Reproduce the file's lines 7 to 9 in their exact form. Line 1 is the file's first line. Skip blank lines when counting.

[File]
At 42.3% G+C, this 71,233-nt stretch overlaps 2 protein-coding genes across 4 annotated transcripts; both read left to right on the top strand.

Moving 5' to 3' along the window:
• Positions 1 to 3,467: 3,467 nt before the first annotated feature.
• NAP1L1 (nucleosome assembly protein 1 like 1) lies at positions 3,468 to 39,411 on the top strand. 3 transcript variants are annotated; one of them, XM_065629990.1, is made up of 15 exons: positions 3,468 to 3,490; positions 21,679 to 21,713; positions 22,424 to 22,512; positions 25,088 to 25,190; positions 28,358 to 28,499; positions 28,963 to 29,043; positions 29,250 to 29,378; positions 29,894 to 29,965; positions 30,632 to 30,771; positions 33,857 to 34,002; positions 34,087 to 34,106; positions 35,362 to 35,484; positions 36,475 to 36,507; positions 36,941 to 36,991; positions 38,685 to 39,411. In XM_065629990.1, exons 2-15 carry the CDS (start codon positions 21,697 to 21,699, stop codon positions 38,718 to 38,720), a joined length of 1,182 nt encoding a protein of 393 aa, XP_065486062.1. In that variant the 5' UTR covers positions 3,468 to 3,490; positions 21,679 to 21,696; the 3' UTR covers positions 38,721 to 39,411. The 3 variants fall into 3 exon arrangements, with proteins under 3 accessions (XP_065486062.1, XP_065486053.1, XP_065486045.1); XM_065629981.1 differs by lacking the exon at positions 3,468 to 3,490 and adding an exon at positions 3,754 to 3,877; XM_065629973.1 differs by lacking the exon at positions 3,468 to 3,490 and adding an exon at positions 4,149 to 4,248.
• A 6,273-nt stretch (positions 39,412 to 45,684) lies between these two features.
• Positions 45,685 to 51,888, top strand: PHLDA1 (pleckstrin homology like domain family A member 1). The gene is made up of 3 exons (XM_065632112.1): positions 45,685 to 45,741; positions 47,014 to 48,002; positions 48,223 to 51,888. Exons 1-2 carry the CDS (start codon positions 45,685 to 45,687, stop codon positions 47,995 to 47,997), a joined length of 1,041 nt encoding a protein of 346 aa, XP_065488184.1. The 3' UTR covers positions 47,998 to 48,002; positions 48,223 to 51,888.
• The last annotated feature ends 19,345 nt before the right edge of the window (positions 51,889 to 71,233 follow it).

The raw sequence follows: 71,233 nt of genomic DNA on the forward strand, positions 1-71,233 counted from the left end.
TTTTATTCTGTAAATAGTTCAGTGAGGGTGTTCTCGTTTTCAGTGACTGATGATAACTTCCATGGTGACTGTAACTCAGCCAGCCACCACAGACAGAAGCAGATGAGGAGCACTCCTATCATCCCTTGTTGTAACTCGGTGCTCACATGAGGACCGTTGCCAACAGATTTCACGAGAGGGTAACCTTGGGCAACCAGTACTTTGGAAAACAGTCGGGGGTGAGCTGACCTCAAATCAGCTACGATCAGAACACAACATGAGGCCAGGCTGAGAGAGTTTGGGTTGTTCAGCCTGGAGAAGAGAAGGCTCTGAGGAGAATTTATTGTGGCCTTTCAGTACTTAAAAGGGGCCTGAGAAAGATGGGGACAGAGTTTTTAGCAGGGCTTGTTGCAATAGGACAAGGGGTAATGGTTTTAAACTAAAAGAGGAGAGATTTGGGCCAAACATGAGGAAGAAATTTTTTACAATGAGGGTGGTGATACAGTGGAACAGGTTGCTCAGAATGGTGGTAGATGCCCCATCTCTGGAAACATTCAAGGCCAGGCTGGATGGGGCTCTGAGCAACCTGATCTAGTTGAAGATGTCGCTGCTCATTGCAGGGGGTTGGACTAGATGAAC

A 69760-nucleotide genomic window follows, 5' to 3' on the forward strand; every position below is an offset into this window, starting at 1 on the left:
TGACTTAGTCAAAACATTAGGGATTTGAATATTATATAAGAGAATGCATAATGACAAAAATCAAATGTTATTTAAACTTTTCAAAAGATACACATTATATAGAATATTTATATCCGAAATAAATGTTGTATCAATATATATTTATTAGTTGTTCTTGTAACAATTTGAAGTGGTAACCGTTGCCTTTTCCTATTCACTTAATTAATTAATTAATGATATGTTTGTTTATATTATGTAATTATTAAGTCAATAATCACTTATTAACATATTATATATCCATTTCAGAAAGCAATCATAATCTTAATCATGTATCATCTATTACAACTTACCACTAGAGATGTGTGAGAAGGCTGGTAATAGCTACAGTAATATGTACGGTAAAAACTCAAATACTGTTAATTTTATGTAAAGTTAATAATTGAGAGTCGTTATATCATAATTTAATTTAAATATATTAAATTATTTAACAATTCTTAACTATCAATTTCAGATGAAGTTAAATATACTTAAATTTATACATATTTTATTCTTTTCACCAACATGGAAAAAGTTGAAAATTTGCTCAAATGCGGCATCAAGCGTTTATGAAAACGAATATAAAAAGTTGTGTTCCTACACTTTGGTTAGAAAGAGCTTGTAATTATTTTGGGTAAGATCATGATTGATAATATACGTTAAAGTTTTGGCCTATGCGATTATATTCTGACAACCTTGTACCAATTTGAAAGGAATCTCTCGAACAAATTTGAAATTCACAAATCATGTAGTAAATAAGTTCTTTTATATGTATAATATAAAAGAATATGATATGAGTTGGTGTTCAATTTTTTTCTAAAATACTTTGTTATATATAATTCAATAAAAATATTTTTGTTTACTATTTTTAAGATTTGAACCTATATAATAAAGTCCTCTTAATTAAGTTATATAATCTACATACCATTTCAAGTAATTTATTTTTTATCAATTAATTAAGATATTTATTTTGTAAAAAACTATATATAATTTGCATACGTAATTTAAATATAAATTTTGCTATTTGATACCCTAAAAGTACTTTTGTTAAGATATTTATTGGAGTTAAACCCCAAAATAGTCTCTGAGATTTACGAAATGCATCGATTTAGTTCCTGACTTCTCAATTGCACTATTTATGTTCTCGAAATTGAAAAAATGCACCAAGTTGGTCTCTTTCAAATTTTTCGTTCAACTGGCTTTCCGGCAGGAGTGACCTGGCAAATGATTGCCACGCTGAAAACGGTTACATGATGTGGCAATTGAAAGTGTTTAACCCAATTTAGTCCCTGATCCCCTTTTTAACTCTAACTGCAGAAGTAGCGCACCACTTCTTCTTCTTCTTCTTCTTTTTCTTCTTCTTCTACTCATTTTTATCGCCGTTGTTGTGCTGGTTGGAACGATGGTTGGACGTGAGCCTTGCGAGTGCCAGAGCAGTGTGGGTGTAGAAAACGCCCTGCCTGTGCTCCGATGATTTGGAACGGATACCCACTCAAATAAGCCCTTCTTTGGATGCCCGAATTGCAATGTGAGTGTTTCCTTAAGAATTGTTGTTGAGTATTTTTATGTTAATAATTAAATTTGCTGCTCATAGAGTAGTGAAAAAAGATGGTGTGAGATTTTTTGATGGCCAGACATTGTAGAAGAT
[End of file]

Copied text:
• The last annotated feature ends 19,345 nt before the right edge of the window (positions 51,889 to 71,233 follow it).

The raw sequence follows: 71,233 nt of genomic DNA on the forward strand, positions 1-71,233 counted from the left end.
TTTTATTCTGTAAATAGTTCAGTGAGGGTGTTCTCGTTTTCAGTGACTGATGATAACTTCCATGGTGACTGTAACTCAGCCAGCCACCACAGACAGAAGCAGATGAGGAGCACTCCTATCATCCCTTGTTGTAACTCGGTGCTCACATGAGGACCGTTGCCAACAGATTTCACGAGAGGGTAACCTTGGGCAACCAGTACTTTGGAAAACAGTCGGGGGTGAGCTGACCTCAAATCAGCTACGATCAGAACACAACATGAGGCCAGGCTGAGAGAGTTTGGGTTGTTCAGCCTGGAGAAGAGAAGGCTCTGAGGAGAATTTATTGTGGCCTTTCAGTACTTAAAAGGGGCCTGAGAAAGATGGGGACAGAGTTTTTAGCAGGGCTTGTTGCAATAGGACAAGGGGTAATGGTTTTAAACTAAAAGAGGAGAGATTTGGGCCAAACATGAGGAAGAAATTTTTTACAATGAGGGTGGTGATACAGTGGAACAGGTTGCTCAGAATGGTGGTAGATGCCCCATCTCTGGAAACATTCAAGGCCAGGCTGGATGGGGCTCTGAGCAACCTGATCTAGTTGAAGATGTCGCTGCTCATTGCAGGGGGTTGGACTAGATGAAC